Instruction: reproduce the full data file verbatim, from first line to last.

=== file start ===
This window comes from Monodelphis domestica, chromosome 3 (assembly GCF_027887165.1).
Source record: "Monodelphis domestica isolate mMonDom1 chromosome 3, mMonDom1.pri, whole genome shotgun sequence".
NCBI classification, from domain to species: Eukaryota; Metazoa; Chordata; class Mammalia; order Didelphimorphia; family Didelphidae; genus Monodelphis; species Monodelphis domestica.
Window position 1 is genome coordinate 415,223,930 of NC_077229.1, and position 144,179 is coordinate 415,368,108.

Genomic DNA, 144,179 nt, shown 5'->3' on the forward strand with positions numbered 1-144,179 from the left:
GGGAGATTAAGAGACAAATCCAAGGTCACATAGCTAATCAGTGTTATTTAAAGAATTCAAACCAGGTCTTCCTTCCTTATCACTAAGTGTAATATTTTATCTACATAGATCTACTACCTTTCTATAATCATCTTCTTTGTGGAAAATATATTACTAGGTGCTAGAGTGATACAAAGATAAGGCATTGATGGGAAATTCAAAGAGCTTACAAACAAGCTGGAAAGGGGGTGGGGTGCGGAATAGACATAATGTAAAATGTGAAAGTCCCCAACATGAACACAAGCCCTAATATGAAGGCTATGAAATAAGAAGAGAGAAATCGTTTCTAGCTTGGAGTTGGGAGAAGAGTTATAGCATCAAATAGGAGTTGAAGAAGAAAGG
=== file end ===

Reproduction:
This window comes from Monodelphis domestica, chromosome 3 (assembly GCF_027887165.1).
Source record: "Monodelphis domestica isolate mMonDom1 chromosome 3, mMonDom1.pri, whole genome shotgun sequence".
NCBI classification, from domain to species: Eukaryota; Metazoa; Chordata; class Mammalia; order Didelphimorphia; family Didelphidae; genus Monodelphis; species Monodelphis domestica.
Window position 1 is genome coordinate 415,223,930 of NC_077229.1, and position 144,179 is coordinate 415,368,108.

Genomic DNA, 144,179 nt, shown 5'->3' on the forward strand with positions numbered 1-144,179 from the left:
GGGAGATTAAGAGACAAATCCAAGGTCACATAGCTAATCAGTGTTATTTAAAGAATTCAAACCAGGTCTTCCTTCCTTATCACTAAGTGTAATATTTTATCTACATAGATCTACTACCTTTCTATAATCATCTTCTTTGTGGAAAATATATTACTAGGTGCTAGAGTGATACAAAGATAAGGCATTGATGGGAAATTCAAAGAGCTTACAAACAAGCTGGAAAGGGGGTGGGGTGCGGAATAGACATAATGTAAAATGTGAAAGTCCCCAACATGAACACAAGCCCTAATATGAAGGCTATGAAATAAGAAGAGAGAAATCGTTTCTAGCTTGGAGTTGGGAGAAGAGTTATAGCATCAAATAGGAGTTGAAGAAGAAAGG